4. My neighbours are marathi, so i occasionally pick a few words from them. I love learning new languages but u need to keep practicing it. I learnt German, but after a month of driving everyone around me crazy with my german talk, i eventually stopped. I dont even remember half the words now…
    Currently learning tamil from my mom 🙂

    Nice writeup!

  5. Y – there used to be a serial on tv based on it which I loved so I know the plot, I also really liked the palace of illusions

    Tanvi I think I get bored with sameness too quick, these are survival tactics 😉

  6. Awesome job! and amazing observations on learning as a grown up 🙂

    all the best with your marathi project. I hope you reach Mrutyunjaya soon. It is the best Mahabharata interpretation I have come across! (reading palace of illusions now which is so well written too!)

  7. Dush, I hope he does, I am always looking for recommendations! Besides you can take a few taunts 🙂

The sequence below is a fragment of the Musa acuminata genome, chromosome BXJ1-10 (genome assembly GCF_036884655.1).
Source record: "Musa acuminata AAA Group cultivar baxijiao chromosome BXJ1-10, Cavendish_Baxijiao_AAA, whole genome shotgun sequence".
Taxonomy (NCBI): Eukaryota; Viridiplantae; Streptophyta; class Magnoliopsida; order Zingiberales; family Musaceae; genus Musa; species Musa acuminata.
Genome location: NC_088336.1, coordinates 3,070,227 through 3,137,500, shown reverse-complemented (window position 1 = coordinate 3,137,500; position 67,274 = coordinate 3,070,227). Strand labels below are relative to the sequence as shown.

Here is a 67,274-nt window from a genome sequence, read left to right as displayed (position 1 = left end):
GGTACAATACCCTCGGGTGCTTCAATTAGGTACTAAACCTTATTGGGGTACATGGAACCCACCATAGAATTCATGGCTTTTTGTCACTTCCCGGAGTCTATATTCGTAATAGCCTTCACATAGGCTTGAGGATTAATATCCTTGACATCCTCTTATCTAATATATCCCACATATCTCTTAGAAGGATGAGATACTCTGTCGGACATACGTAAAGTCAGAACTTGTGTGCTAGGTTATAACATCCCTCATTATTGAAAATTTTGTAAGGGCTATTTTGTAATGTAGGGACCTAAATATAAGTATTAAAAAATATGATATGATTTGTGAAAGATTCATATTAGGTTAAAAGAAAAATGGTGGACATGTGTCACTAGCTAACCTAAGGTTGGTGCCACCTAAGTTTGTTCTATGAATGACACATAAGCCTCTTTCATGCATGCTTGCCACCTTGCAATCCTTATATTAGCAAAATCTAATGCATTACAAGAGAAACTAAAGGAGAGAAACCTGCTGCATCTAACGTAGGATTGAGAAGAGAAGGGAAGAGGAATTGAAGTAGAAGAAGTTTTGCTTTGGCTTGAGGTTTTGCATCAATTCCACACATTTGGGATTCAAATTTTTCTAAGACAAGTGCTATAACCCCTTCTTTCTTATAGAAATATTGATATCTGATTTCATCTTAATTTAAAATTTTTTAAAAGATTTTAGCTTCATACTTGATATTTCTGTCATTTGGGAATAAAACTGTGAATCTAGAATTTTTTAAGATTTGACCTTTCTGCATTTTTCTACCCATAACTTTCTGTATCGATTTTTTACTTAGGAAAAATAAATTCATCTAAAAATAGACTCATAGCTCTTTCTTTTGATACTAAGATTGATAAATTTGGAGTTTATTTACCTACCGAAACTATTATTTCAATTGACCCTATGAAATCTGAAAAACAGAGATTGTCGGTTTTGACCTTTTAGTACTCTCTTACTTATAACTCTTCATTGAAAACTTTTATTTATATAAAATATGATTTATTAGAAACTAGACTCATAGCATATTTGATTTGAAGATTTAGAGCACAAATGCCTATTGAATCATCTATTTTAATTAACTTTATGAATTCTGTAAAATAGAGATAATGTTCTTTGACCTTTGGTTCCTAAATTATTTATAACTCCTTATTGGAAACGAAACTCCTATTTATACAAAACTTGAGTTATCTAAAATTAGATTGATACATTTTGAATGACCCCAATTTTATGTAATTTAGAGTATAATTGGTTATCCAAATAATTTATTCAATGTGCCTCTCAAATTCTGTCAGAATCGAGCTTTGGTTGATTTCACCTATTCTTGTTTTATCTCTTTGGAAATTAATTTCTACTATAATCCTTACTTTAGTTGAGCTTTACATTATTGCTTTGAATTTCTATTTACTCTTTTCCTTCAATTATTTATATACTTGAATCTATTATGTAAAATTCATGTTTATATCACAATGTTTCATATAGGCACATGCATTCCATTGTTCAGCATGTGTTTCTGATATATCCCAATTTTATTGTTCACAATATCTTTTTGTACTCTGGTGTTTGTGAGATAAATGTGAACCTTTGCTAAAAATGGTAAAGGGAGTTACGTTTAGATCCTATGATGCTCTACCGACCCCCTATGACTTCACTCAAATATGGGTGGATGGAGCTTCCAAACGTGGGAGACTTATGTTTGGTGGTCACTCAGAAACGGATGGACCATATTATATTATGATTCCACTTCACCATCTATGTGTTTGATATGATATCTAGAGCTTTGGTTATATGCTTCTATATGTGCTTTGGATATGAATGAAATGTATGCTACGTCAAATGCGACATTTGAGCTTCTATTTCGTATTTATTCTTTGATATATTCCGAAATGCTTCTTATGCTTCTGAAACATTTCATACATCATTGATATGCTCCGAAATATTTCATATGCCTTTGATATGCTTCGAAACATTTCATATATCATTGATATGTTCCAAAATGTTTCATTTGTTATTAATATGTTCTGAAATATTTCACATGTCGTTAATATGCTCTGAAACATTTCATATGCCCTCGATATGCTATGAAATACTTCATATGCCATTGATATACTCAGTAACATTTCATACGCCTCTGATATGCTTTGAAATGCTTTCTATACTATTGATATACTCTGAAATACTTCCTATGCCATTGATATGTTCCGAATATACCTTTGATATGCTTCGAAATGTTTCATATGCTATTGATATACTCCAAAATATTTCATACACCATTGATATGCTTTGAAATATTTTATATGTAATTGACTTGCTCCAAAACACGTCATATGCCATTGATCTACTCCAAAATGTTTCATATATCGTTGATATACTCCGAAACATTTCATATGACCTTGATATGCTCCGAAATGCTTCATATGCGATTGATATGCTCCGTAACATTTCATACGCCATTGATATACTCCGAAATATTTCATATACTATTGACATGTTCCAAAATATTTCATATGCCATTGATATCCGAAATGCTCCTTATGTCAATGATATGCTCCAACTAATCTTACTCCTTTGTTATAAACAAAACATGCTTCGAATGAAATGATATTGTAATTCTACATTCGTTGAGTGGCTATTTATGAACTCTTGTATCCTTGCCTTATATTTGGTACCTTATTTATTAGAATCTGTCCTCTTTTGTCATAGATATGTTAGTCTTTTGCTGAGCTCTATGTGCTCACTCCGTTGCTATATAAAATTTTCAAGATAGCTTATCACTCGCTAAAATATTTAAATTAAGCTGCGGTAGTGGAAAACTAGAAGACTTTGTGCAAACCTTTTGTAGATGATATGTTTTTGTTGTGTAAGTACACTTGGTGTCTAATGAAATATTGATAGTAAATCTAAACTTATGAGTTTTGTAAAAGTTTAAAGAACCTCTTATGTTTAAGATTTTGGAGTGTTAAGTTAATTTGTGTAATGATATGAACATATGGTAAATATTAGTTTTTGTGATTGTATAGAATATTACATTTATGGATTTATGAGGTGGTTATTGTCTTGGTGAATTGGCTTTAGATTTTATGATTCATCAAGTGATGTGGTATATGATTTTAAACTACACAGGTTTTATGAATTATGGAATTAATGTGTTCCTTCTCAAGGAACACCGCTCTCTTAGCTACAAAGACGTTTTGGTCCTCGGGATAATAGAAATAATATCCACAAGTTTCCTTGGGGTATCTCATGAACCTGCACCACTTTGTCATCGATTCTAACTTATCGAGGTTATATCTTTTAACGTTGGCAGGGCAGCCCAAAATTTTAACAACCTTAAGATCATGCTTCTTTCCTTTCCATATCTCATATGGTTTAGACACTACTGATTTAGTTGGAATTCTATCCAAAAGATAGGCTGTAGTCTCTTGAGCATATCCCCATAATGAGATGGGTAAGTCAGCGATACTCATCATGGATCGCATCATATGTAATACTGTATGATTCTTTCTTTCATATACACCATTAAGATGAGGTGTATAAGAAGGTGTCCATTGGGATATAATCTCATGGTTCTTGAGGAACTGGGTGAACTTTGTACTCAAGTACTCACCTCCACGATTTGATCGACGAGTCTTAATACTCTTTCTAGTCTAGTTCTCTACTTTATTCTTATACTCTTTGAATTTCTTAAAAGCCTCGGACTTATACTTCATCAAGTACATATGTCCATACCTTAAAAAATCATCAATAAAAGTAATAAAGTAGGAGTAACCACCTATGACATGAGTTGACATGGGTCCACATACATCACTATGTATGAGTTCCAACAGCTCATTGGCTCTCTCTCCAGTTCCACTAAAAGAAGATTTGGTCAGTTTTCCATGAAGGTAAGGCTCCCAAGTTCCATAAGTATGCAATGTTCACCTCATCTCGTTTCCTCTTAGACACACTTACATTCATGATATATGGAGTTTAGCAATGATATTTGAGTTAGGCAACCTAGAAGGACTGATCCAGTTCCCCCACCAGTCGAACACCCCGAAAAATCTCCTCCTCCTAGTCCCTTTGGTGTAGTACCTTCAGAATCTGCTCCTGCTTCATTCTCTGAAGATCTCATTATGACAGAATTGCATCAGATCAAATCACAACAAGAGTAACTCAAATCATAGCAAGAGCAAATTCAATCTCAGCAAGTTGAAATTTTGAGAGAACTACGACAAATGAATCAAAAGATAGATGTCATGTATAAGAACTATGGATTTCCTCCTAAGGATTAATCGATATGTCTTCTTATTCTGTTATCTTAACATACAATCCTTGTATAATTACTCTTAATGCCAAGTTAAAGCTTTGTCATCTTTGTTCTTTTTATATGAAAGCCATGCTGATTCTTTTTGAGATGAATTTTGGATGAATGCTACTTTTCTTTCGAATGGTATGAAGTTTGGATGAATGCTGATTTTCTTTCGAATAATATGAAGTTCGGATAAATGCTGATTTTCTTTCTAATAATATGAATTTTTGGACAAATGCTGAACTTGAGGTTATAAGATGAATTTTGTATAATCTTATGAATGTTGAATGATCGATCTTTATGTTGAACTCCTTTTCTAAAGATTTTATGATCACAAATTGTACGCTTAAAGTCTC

Jack- ha! After everyone established mad is better than boring, may I say, that,s not too bad ;). And I agree on the language front, all too easy to forget, hence I’m trying! 🙂

  8. Upasna,

    Read 2 posts now. You made me go mad with previous one. One needs aptitude to learn a new language and once learnt it needs daily practice to keep it alive. Otherwise, you forget what you learn with so much effort and zeal.

    Take care

  9. My dad had better not read this post. Knowing that you have already read more Marathi books than I would incite further taunts. Really commendable ups.

  10. Thanks ru! Please read that partner book and let me know how it is 🙂

    Mads I recalled our discussion on Krishna vs krushna on BC some million years back :))

    Thanks masoom, will def have a look!

  11. Its incredible that you’d want to pick up a marathi book and read! Having said that I’d love to discuss Mrutyunjay (I refrain from spelling it like I were saying it in Hindi :D) when you get to it 🙂

  12. Awesome muli!! this blogpost commanded a marathi comment.

    tu faar schol ahes 🙂